Thomas Vitale: When talking about cloud native migration, we usually talk about splitting the monolith into microservices. Maybe that's not a requirement, I would say. Sometimes we think that we can solve some problems by moving to microservices, but as you said, if we have this really cobbled monolith where we are not thinking about the domain but everything is just entangled together, moving to microservices really won't help because we would end up having a distributed monolith. And that would be even more difficult to handle in Kubernetes because then you have problems that some applications need to start before others. You have all this coupling, also deployment time, and it's not really suitable for Kubernetes. So I think it's really important to understand when it's a good idea to move to Kubernetes.
Lasse Højgaard: Yeah, and I think if nothing else the one benefit that microservices give you is that they are independently deployable. That's the one thing that microservices gives you, that you can make a change in one part of the system and you only need to deploy that one thing. So my point is that if you've gone to microservices, let's say that, and all of your qualifications need to be deployed at the same time because they need to have the same version of whatever, XML Parser, or whatever, that's not microservices. That's a distributed monolith.
Thomas Vitale: Yes, and it's a mess.
Lasse Højgaard: It is a mess. And one, I would say, anti-pattern that I often see is that you add this common library that has common business logic that goes across all of your microservices. And now you're dealing with versioning of that library in 20 different microservices, and quite soon it becomes that you need to deploy all those microservices at the same time because you have some business logic in your common library, and that's not good. And it becomes too tightly coupled again.
Thomas Vitale: Yeah, I think sometimes the don't-repeat-yourself principle becomes anti-pattern because we want to follow it completely, but then with microservices really, sometimes it's not that bad to duplicate code. Because then we have coupling, and that's not how things work in Kubernetes.
Lasse Højgaard: Yeah, I think it was a Danish company that made a tool for actually copying and pasting code into different repos for each microservice. That may be a little bit overboard, but the idea is that the common library that they were injecting into those services, didn't prevent one microservice from being deployed before another one. And there was no hard copy between them. I think that's the point.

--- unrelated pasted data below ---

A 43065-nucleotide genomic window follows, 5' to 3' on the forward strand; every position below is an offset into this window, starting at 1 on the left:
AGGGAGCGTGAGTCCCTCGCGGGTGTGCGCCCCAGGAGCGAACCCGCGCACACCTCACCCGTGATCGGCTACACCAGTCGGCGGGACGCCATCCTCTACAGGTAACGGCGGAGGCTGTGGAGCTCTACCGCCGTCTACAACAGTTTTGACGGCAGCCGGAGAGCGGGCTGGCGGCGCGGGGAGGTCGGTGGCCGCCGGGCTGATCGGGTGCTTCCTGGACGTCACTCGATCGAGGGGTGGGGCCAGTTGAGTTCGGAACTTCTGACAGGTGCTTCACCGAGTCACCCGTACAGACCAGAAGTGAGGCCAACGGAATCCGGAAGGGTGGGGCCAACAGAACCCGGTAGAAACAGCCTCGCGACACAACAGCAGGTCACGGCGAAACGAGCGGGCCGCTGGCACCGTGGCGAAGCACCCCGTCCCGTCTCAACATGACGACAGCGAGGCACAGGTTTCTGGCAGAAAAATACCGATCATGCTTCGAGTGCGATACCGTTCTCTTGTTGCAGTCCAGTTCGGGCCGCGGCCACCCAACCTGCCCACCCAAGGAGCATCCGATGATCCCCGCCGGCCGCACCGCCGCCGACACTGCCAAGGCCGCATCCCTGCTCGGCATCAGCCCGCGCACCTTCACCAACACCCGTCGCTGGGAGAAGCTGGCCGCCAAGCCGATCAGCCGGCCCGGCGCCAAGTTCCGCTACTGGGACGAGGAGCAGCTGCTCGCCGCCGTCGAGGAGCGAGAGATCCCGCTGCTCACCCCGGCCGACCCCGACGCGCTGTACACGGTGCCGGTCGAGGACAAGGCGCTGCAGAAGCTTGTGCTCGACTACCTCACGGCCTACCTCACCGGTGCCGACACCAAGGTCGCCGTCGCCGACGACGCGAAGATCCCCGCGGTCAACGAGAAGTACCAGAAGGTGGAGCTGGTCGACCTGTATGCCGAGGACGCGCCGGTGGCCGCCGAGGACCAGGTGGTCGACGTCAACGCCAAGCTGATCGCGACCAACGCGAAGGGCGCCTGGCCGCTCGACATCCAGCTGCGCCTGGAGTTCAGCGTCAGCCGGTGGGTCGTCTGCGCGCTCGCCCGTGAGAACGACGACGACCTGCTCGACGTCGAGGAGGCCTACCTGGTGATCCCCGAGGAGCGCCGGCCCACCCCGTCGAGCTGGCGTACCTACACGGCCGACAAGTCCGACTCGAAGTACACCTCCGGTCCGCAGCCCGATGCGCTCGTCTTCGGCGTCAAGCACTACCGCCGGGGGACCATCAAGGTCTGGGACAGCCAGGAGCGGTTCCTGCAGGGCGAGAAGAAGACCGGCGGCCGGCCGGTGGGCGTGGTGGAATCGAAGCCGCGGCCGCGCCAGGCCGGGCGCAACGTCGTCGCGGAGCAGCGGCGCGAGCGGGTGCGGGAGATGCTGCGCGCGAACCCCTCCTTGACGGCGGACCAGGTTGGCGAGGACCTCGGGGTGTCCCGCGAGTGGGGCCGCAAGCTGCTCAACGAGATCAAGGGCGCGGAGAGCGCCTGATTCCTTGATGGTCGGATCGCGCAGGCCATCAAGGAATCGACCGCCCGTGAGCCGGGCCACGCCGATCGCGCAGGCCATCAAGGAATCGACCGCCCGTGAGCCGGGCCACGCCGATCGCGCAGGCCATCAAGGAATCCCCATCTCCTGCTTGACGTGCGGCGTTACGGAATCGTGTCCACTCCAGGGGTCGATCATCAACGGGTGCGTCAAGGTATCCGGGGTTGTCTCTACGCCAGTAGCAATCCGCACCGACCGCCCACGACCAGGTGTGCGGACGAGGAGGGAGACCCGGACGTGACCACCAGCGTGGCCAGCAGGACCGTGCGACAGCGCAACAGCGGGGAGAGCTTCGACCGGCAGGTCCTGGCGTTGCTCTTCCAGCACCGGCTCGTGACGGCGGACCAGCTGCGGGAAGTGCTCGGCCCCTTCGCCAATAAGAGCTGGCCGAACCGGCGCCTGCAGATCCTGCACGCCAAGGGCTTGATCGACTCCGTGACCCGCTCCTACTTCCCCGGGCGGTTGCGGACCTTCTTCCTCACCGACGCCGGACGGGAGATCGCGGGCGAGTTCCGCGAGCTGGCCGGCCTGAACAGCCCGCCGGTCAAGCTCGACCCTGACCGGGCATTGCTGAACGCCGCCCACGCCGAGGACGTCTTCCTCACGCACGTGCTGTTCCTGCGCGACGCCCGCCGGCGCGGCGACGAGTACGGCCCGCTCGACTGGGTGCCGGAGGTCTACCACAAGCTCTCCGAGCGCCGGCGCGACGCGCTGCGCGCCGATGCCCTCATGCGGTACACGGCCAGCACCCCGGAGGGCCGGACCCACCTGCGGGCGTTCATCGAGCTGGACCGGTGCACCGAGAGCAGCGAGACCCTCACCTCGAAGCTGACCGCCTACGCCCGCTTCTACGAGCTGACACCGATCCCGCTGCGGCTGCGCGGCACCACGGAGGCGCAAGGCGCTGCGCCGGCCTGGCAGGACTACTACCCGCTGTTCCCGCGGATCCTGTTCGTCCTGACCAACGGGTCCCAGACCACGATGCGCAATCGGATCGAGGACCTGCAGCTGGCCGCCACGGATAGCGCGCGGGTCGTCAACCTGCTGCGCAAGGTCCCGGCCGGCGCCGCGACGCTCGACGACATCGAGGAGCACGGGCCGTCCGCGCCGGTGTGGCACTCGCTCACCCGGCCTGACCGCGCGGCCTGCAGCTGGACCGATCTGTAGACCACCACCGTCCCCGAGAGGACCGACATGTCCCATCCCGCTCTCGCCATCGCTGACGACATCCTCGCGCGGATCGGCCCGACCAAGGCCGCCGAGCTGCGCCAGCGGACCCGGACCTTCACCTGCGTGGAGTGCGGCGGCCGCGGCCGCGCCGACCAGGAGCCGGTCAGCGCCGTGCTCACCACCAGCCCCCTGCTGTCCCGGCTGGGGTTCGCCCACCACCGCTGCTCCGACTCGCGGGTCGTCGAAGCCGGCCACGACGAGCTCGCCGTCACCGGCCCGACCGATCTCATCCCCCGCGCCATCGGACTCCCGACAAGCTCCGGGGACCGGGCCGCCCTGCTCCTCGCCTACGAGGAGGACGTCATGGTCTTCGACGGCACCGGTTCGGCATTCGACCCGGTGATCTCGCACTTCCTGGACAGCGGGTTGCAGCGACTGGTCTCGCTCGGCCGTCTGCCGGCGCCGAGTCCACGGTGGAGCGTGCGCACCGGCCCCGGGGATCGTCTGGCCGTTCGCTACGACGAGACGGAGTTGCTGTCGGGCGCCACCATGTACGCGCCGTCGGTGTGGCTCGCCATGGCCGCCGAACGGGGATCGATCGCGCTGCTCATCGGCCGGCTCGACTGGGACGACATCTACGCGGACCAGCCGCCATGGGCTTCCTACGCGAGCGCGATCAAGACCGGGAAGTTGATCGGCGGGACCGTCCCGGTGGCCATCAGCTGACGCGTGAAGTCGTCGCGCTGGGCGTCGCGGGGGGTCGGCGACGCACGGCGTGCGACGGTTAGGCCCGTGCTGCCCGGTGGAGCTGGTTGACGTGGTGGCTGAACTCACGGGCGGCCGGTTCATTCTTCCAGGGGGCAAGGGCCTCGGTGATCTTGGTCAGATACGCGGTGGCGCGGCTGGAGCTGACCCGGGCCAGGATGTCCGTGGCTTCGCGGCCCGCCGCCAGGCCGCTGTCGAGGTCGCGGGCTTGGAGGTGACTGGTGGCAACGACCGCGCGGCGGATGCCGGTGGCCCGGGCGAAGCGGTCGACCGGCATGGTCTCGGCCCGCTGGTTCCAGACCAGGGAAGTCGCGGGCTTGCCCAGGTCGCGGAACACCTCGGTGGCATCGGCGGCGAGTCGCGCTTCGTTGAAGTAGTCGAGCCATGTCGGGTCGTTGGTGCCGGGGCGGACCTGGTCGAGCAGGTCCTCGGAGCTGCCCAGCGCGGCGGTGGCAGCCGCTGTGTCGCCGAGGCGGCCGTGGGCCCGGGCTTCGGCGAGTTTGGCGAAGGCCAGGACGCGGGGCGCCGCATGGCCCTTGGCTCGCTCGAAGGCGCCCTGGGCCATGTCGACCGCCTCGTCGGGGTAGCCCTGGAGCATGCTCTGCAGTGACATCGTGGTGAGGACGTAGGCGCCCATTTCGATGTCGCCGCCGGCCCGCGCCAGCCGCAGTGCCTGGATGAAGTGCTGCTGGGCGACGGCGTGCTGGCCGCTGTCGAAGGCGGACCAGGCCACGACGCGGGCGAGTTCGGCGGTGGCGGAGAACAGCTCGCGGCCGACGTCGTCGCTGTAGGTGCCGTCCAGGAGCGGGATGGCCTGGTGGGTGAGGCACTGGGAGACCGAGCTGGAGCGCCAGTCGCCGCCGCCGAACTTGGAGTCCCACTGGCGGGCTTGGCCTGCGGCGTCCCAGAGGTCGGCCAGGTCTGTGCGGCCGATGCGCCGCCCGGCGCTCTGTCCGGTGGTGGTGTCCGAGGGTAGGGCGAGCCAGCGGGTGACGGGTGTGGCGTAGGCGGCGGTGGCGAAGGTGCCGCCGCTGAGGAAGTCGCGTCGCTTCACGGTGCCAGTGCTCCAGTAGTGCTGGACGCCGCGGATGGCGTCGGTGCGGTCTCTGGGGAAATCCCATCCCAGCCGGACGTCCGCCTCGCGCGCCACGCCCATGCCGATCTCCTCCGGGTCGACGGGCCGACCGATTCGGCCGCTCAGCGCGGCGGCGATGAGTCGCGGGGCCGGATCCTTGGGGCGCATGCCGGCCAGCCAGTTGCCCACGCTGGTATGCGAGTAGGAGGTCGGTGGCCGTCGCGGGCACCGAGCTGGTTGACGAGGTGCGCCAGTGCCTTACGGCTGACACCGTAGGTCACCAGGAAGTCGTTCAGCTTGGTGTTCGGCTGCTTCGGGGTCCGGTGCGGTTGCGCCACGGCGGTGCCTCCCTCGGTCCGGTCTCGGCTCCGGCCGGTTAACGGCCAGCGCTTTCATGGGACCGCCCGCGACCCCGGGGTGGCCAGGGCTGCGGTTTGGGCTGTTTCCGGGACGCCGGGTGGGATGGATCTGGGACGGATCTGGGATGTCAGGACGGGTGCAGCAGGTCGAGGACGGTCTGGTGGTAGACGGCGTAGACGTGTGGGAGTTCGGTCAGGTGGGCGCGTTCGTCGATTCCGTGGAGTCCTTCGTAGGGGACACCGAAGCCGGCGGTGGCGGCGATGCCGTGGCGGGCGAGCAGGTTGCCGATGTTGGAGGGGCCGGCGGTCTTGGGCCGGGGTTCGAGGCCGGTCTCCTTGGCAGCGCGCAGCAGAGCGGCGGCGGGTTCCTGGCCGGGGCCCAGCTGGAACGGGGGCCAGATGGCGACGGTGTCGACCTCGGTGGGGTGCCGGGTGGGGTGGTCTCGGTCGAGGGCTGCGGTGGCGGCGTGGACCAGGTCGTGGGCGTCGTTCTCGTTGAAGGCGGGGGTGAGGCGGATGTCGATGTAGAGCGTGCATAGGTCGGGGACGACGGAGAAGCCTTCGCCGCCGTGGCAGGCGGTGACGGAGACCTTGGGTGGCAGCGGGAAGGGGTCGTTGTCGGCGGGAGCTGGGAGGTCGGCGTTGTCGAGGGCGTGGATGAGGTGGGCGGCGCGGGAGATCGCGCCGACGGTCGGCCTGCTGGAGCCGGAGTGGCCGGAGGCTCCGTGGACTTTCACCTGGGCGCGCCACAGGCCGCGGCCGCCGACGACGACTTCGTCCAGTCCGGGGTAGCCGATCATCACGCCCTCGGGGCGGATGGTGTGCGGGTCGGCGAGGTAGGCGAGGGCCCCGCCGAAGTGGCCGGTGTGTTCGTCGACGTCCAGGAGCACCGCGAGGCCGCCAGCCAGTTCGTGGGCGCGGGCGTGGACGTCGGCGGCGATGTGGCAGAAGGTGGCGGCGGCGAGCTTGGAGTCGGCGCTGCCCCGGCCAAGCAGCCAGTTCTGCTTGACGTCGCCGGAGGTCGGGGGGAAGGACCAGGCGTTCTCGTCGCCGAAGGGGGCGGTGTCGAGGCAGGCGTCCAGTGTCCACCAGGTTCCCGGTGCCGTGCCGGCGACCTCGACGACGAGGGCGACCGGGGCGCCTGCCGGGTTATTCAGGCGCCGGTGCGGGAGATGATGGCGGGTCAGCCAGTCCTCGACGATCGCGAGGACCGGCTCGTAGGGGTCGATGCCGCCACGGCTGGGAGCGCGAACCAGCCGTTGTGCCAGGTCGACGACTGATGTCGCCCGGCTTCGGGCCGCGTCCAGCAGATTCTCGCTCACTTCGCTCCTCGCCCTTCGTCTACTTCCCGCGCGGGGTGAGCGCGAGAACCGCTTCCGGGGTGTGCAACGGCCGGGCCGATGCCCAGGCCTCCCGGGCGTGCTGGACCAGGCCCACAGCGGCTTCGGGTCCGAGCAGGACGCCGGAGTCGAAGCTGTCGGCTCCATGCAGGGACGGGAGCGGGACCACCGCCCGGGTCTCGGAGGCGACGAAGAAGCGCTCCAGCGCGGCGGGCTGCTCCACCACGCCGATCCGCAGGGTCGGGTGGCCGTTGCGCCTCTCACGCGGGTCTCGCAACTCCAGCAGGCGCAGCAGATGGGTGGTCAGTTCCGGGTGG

Thomas Vitale: Yeah, so migration tip, I would say that it's important to start small, especially if it's something new in the team, at least technologies. Start with a small component, consider the 12-factor methodology and principles to make the application cloud native, and then maybe start moving that application to Kubernetes as an experiment, maybe on an internal environment, and see how it goes, and learn, get feedback. I think that's really critical before committing to moving everything to be cloud native and to Kubernetes. We might learn something that we didn't know at the beginning that might say, "Maybe Kubernetes, not the best idea in our case, or maybe too expensive."
Lasse Højgaard: Yeah, I'd totally agree, because what we want to avoid at all costs, all of us, is to have a big bang rewrite. Management has decided that Kubernetes and microservices is the greatest thing ever. So now we're going to re-factor and rewrite all of our services. Our old monolith that actually has value, we rewrite that in a microservices pattern, and we can't deliver any new features for the next six months or a year. We don't want to do that. We want to deliver value as soon as we possibly can, and that could be taking the one thing that is actually the least coupled to the rest of the system, moving that into Kubernetes, and having the old system call into that.
Because then you have that one service that you have more flexibility in. You can do rolling upgrades. You can do experimentation on that one service. And then you can slowly chip away at the monolith and move it over. But you want to deliver value as fast as possible because there are people who are paying you and giving you a budget. They expect results, and you can't say, "Oh, you'll get results in 12 months." That's a recipe for disaster, it is.